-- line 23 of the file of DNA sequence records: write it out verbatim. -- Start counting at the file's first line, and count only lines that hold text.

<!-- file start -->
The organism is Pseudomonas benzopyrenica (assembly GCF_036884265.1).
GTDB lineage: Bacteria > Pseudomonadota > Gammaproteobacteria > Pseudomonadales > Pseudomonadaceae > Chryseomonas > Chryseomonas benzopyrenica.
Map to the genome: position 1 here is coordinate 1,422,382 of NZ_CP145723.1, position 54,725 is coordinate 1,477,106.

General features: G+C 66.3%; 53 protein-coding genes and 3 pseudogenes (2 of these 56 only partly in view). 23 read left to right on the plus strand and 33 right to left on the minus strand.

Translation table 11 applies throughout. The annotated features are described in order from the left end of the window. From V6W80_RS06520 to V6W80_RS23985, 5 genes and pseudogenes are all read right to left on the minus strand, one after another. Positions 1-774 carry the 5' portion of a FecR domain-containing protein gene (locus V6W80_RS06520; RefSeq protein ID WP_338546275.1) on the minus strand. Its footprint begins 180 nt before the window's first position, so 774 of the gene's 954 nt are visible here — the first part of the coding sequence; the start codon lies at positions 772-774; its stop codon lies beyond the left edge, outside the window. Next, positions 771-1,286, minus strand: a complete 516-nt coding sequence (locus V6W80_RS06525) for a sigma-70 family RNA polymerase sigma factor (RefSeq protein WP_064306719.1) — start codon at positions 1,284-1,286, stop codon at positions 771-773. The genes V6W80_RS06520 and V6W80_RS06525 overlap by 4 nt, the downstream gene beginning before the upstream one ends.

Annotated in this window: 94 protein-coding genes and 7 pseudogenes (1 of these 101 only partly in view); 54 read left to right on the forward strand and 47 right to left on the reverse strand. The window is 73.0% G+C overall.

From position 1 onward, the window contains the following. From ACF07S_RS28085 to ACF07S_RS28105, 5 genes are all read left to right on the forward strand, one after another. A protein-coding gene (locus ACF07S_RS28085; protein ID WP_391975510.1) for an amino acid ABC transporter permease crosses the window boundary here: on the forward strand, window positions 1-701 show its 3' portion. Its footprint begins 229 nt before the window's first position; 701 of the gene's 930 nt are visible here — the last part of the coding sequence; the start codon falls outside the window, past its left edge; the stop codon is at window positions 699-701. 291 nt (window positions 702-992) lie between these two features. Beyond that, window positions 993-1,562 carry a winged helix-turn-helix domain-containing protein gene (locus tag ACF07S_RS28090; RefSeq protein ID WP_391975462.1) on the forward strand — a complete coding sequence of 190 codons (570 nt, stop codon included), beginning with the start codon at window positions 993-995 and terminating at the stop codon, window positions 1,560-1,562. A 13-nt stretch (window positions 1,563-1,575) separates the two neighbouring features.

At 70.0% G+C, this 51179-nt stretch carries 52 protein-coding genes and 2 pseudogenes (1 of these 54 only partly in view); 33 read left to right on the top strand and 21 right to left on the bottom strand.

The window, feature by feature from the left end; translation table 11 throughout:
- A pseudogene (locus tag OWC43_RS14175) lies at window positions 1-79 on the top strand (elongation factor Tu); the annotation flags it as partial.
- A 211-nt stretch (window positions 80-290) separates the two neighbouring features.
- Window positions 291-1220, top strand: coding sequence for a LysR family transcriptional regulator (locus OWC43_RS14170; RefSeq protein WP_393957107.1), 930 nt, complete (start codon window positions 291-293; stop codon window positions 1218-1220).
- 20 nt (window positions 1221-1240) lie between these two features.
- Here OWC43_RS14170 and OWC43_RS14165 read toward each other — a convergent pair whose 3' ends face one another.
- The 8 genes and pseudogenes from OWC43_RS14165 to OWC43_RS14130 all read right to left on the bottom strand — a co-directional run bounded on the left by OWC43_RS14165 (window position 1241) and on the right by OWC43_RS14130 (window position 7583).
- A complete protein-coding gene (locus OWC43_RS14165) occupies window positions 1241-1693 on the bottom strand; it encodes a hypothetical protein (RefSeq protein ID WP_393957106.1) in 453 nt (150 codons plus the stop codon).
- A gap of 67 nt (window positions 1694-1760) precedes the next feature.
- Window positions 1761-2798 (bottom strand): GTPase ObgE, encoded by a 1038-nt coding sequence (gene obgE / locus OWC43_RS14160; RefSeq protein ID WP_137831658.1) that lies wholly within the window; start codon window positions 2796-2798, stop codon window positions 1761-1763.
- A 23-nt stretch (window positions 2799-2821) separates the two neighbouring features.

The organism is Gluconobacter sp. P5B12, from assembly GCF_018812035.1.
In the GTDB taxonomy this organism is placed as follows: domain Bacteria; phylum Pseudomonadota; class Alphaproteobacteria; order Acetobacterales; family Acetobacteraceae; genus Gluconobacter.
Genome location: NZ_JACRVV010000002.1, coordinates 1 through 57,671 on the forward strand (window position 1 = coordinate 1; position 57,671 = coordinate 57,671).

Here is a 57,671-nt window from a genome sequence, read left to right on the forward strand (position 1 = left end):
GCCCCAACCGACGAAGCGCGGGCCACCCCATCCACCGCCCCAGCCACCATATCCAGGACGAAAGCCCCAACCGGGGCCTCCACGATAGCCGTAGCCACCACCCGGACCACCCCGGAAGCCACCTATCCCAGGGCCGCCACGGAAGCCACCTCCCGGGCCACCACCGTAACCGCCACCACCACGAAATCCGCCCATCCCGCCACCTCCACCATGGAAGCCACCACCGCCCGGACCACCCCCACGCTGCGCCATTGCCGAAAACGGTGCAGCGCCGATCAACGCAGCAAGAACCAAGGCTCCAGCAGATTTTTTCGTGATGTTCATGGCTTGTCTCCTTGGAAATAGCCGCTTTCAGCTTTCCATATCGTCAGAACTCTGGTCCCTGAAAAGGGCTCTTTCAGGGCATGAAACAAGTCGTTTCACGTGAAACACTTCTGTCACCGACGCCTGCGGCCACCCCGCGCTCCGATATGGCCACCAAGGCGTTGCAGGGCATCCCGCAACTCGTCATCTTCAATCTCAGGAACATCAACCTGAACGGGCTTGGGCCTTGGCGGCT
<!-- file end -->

Here is a 57,671-nt window from a genome sequence, read left to right on the forward strand (position 1 = left end):